The Senate today voted on two different versions of a Balanced Budget Amendment. Neither came close to the 2/3 needed to pass it and send it to the states for ratification; it seems that at least for now, there’s not much threat of tarnishing the Constitution of the United States of America with this junk. Note that the House already failed to pass their version earlier this year, and today neither version could even achieve a simple majority, with Democrats voting unanimously against a Republican version while a Democratic version only scraped up 21 votes.

Steve has often talked about what a substantively bad idea the BBA is, so I’ll just comment for now on the politics of it. The reason that the Senate was voting today on something which had no chance of passing and which had already failed in the House was that, as you may recall, Republicans had demanded this vote as part of their price for raising the debt limit over the summer. What was evident then, and is even more obvious now, is what a silly demand that was. Virtually no one noticed when the House voted down the BBA, and odds are that even fewer will notice today’s votes. Granted, it’s fodder for GOP attack ads in the next election cycle, but I’m finding it hard to believe that “voted against a Balance Budget Amendment” is going to swing any votes. Especially since the handful of swing voters who really are apt to be influenced by that sort of thing (there must be a few, right?) could presumably simply be told about the size of the deficit, and that would do the trick.

More generally, there’s a lesson for everyone from this. Most single votes by Members of Congress just don’t matter very much to re-election. Oh, if it’s sufficiently high-profile and substantive, it might make a difference on the margins; there’s evidence that voting for ACA hurt Democrats in 2010 compared to voting against it, and the same was true about a couple of high-profile votes preceding the 1994 Republican landslide (although studies establishing that effect cannot tell what would have happened had the measure never made it to a Congressional vote; it’s possible that attack ads would have simply substituted some other vote and achieved the same outcome). But in most cases, unless a policy narrowly affects them directly, most people don’t pay any attention at all to what Congress is up to. No one is going to lose his or her seat in the House over a cheap symbolic vote. Democrats were smart to oppose the BBA even if it polls well because no one really cares about such things, and if Republicans really did give up anything substantive in the debt limit negotiations, then they were quite foolish.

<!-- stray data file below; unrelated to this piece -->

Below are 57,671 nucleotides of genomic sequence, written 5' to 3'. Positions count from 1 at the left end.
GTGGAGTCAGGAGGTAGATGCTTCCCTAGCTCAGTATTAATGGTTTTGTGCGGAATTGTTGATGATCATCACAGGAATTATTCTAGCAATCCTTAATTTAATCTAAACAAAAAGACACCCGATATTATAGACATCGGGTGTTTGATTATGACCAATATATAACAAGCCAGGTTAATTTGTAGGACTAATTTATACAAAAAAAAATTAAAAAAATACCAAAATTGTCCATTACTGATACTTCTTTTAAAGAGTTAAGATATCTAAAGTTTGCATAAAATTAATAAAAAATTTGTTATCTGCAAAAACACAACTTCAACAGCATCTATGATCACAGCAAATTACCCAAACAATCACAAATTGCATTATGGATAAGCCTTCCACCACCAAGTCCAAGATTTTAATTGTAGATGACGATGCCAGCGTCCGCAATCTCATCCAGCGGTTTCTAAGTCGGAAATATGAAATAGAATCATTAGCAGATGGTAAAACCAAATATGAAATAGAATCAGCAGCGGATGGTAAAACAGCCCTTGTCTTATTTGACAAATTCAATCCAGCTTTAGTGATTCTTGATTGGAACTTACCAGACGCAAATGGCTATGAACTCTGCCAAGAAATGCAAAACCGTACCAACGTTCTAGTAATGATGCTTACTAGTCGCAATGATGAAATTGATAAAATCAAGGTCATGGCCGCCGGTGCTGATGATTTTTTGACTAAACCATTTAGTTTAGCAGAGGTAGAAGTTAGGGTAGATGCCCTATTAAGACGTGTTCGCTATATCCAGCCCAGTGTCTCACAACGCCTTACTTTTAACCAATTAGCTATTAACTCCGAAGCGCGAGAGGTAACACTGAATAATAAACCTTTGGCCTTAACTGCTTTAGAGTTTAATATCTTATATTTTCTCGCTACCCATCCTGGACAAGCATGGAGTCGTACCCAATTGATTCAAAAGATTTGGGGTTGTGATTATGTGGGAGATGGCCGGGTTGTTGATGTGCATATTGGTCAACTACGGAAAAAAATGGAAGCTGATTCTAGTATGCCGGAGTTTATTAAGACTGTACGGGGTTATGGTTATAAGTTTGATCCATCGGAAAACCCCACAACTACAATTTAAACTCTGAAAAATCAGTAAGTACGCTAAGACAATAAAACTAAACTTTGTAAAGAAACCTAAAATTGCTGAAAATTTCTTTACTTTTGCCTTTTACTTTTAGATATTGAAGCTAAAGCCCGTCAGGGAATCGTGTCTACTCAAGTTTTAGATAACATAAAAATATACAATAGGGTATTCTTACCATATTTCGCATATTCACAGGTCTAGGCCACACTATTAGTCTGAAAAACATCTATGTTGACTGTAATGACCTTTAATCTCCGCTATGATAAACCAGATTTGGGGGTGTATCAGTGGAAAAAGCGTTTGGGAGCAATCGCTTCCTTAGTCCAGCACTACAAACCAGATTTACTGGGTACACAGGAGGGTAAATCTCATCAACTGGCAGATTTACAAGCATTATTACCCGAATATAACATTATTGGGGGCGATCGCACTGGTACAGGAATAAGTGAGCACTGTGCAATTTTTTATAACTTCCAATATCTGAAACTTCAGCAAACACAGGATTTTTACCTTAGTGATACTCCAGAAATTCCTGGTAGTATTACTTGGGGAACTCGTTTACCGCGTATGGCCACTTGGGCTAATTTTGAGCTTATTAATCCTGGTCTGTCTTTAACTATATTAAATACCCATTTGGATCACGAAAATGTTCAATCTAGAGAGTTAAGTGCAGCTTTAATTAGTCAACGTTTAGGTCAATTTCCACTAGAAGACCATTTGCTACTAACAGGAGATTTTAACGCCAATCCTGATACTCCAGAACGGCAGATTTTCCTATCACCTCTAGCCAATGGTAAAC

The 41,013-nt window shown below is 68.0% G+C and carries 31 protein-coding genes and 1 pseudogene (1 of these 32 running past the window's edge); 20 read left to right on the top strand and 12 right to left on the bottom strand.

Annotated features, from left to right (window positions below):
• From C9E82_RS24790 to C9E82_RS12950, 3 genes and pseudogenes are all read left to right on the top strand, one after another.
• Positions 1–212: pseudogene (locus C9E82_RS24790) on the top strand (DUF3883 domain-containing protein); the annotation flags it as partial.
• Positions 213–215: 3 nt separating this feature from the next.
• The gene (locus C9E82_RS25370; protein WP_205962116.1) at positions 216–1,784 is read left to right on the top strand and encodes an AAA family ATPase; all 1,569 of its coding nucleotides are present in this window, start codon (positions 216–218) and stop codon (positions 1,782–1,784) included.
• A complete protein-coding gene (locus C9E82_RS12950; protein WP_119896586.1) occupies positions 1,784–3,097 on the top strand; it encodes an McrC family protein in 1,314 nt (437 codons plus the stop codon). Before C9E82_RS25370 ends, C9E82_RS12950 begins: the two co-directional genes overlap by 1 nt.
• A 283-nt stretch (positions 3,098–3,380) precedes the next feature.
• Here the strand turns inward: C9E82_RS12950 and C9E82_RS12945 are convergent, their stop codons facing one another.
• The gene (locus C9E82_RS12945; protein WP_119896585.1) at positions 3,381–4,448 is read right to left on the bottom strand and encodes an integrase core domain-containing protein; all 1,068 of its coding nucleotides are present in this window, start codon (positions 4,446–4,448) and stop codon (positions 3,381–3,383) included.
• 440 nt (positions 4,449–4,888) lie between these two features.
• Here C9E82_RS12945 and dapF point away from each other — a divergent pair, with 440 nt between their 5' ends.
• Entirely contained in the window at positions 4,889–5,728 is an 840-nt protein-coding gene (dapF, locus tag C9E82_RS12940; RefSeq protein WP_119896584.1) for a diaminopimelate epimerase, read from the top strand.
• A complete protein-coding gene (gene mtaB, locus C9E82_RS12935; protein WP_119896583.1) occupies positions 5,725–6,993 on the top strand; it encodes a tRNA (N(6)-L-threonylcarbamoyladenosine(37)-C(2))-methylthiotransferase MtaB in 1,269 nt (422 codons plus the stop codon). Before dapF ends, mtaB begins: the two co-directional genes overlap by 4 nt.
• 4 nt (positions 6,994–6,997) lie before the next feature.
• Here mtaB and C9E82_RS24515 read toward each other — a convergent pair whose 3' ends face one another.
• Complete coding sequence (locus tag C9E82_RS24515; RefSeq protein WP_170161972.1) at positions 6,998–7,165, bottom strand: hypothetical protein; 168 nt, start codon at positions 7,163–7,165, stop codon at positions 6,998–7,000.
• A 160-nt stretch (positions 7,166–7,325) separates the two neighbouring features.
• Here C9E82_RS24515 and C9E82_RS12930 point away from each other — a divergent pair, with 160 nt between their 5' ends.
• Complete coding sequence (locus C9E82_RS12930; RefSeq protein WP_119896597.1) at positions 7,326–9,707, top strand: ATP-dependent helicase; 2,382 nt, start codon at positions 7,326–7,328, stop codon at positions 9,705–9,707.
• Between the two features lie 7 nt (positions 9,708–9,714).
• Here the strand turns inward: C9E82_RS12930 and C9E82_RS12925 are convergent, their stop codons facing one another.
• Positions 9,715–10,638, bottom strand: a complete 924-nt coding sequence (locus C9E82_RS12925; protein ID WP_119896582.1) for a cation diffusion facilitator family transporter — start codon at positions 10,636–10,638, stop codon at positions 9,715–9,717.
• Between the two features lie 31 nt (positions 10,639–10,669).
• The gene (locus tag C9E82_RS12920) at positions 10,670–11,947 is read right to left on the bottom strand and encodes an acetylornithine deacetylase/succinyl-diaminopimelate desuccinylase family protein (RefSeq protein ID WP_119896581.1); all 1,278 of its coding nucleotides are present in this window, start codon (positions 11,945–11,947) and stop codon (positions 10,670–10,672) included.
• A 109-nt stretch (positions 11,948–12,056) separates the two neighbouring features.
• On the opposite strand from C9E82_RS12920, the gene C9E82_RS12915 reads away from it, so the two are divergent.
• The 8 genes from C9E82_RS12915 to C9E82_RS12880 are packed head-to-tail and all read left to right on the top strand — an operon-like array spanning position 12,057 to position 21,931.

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Jonathan Bernstein

Jonathan Bernstein is a political scientist who writes about American politics, especially the presidency, Congress, parties, and elections.